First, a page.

From the dead, the departed and the unearthed to the living, we move from the past to the present: Barbara Arisi of Material world writes about the Matis Indians, their cultural heritage and the development of their world since they established contact with the Brazilian government in 1978, before that, they had had just sporadic relations with outsiders, mainly rubber tappers and other Indians.
Moving on to Puerto Rico, as the blog Time Travelling really doesn’t move all that much in time but stays contempary – showing us some pictures of graffiti on the walls and buildings of Rio Piedras, the university district of Puerto Rico.
From Somatosphere Stephanie Lloyd reports on two conferences; the biennial meeting of the Society for Cultural Anthropology and the annual meeting of the Association Francophone Pour le Savoir. Besides reporting on the lectures, this post has a substory about a gruesome murder of which no one appears to be bothered with, except the author: “THWAP!!” followed by “Bang! Bang! Bang!” … …where culture obliterate nature and no one appeared bothered by it.
Sometime some science really blows me away (literally), A Hot Cup of Joe, shares a piece that on the one hand is a great spectacle but on the other hand is scientific insanity (I had to use the external link!)
From one unnatural explosion to a natural one – Greg Laden writes about the 79 AD Vesuvius eruption over Pompeii – and thus returning to the Rundkvistian zombie ghoulish theme – the people at Pompeii, who’s remains were found trapped and partly preserved within ghostly body-shaped tombs within that pyroclastic flow, how did they die? – Did they suffocate? Did they die of gas poisoning? Dis they die of falling brimestone? – No!- Greg’s got the gruesome answer; they…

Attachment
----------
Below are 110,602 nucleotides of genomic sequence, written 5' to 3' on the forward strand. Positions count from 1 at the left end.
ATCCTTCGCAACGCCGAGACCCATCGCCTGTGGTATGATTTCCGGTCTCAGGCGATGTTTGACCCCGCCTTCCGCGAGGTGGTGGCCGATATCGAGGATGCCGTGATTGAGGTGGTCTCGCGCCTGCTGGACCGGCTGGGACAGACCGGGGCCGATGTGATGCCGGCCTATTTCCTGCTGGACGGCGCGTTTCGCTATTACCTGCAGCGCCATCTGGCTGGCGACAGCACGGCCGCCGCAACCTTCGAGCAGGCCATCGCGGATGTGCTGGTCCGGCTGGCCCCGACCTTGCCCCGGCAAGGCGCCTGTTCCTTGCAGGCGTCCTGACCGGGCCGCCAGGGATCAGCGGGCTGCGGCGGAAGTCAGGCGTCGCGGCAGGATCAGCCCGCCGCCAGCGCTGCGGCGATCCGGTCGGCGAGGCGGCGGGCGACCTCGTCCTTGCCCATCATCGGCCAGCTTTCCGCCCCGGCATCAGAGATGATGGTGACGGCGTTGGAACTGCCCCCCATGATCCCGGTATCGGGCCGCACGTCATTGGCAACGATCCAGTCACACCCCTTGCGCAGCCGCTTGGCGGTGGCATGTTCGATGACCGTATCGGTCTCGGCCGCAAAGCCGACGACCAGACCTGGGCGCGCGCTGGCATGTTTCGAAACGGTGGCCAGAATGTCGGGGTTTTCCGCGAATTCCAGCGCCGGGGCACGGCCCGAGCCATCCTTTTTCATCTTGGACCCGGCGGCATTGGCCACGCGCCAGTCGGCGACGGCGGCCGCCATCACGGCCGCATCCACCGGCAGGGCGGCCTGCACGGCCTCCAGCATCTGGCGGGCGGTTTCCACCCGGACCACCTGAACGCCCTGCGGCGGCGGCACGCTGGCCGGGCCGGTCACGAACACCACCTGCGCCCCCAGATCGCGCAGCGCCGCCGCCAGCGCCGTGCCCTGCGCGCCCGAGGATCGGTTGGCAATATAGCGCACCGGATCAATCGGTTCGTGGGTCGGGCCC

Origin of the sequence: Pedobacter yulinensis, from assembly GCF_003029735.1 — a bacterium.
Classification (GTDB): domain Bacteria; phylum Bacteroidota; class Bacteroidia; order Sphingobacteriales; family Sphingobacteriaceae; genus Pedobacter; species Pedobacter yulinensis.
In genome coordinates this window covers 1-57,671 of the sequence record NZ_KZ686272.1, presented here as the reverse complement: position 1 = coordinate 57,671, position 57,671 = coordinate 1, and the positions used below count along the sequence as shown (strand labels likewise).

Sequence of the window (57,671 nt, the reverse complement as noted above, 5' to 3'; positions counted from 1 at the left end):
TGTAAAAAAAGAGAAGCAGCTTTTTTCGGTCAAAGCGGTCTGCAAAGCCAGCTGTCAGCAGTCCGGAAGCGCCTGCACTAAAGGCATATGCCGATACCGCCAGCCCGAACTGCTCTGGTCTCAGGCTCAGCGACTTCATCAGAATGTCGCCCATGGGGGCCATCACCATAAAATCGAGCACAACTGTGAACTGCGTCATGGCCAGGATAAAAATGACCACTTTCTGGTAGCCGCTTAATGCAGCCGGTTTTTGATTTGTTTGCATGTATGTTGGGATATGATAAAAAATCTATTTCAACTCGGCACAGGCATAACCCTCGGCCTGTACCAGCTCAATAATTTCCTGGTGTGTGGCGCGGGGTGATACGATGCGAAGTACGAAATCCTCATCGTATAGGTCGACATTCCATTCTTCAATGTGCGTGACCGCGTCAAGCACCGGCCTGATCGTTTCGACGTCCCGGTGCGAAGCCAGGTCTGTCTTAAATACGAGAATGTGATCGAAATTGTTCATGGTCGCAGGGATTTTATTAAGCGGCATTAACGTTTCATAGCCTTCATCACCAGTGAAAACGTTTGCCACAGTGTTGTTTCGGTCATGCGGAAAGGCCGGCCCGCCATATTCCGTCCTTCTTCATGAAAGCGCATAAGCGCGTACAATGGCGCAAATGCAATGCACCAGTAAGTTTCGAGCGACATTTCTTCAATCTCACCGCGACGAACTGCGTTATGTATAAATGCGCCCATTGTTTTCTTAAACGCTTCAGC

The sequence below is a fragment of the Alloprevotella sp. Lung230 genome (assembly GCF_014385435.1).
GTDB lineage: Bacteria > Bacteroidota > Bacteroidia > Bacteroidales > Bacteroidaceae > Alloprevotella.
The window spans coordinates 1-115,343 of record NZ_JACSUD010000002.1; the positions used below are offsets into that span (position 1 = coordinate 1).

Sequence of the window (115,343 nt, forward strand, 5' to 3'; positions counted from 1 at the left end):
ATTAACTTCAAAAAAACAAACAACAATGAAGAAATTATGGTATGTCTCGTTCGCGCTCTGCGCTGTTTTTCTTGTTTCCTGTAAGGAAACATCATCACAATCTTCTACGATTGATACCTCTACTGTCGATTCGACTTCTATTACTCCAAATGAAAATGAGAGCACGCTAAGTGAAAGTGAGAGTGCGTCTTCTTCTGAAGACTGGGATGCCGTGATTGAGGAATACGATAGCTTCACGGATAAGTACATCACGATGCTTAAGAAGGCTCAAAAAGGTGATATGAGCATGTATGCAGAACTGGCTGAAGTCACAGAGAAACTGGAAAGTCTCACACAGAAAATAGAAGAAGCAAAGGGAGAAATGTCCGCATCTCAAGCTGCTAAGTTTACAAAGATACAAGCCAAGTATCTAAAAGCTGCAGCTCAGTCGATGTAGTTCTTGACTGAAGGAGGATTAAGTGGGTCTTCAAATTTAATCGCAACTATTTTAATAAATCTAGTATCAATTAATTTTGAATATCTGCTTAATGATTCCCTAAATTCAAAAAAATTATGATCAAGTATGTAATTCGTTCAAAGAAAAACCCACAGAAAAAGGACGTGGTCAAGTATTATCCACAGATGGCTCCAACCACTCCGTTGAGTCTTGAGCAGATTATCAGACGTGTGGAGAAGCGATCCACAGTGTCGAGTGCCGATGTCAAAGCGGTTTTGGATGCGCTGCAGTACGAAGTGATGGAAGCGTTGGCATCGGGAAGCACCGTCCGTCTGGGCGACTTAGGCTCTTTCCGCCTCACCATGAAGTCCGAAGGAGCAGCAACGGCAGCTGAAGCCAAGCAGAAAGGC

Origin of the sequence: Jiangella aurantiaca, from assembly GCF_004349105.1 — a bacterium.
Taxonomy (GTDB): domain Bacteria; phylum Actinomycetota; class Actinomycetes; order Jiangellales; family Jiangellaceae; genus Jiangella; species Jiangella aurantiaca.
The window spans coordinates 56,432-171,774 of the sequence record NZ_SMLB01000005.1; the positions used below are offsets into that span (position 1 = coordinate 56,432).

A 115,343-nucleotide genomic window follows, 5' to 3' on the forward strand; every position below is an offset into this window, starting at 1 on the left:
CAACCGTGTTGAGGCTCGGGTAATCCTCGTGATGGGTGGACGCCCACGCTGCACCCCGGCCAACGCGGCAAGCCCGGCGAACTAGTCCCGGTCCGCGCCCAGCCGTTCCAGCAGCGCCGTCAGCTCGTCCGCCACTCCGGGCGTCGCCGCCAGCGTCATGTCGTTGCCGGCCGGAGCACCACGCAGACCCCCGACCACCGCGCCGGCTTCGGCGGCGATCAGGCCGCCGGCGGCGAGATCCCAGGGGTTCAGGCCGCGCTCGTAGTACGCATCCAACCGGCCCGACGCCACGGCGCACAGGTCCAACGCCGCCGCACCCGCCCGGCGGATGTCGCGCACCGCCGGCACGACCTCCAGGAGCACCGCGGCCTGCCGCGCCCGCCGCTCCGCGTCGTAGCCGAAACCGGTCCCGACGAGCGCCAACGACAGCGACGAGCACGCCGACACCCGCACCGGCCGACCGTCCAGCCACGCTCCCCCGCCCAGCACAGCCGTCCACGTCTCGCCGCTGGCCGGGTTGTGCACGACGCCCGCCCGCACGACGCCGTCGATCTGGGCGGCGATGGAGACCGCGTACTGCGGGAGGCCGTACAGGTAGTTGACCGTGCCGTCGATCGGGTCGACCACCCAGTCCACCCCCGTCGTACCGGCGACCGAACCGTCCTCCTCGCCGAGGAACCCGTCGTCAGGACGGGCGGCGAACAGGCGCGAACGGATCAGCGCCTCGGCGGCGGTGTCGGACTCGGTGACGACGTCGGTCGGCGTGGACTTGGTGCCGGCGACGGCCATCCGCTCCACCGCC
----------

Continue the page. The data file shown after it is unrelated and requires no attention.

From one kind of cooking to another, Eldrimner blogs about Viking Age and medieval food and in this post about grinding, do you know how many times you need to grind flour in a handquern before baking bread? Eldrimner have experimented on this.
To your bread you might want something to drink and at A Very Remote Period Indeed you’ll get a tip; Tut’s royal gold an unfiltered imperial Egyptian Ale.
More contemporary but never the less a foodish kind of cultural heritage – you ever lusted for that fast food menu that’s no longer available or do you know what a McGangbang is? Cavalcade of awesome has the answer!
The ghoulishness set aside this edition came partly to be about artifacts, illustrated with Swedish prehistoric artifacts unearthed in the 19th century and opening with posts on metal detecting and looting – the two are linked but not synonymous with each other. Metal detection is a useful archaeological tool and regulated properly, it can also be a fun hobby, and thus a possible complementary source for archaeologists and museums. How to regulate metal detection is one question, another regards trade with ancient artifacts. I don’t have anything against recreational metal detecting if this is done in a controlled environment (for example in collaboration with museums, local historic associations etc), if the finds are properly recorded and taken care of by the museums etc. and it is done in environments that don’t threaten known historic or ancient remains (for example in fields or areas disturbed by development). When discussing this issue it is important to remember that this creates other problems such as financing the care and preservation of the finds, legislation and control, education/licensing etc.
Trade with ancient and historic artifacts and remains are something that I generally am against. However there might be exceptions – what do you do with mass materials that museums are not interested in, finds without contexts and artifacts already in old collections etc? The cultural heritage is a common heritage, and valuable to one and all, it should not be own man’s property but accessible to researchers and the general public for the common good.
Finds taken from a context without proper documentation or knowledge looses at least some of its potential scientific value. It also diminishes the scientific value of the given context.
By the way Heather Pringle at Beyond Stone & Bone Archive, Archaeology magazine’s weekly blog, have issued a Top Five Archaeological Bloggers – check it out!
Thanks for contributions and great posts!
I’m currently in Stockholm on vacation so I’ll go back to what I do when I got a few days off, visiting ancient monuments – here’s a post on what I did the other day!
Have a nice summer!